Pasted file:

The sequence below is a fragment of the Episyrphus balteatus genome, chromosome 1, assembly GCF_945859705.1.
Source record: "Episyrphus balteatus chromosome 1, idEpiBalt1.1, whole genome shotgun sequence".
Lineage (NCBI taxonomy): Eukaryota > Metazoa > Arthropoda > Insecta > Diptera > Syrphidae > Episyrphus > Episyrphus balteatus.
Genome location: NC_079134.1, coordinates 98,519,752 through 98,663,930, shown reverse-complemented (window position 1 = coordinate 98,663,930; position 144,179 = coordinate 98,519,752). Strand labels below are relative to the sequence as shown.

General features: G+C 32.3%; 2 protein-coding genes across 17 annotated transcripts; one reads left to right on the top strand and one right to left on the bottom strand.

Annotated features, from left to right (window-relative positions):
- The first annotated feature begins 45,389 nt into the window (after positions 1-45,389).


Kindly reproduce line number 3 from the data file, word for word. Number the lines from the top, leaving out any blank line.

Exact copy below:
Lineage (NCBI taxonomy): Eukaryota > Metazoa > Arthropoda > Insecta > Diptera > Syrphidae > Episyrphus > Episyrphus balteatus.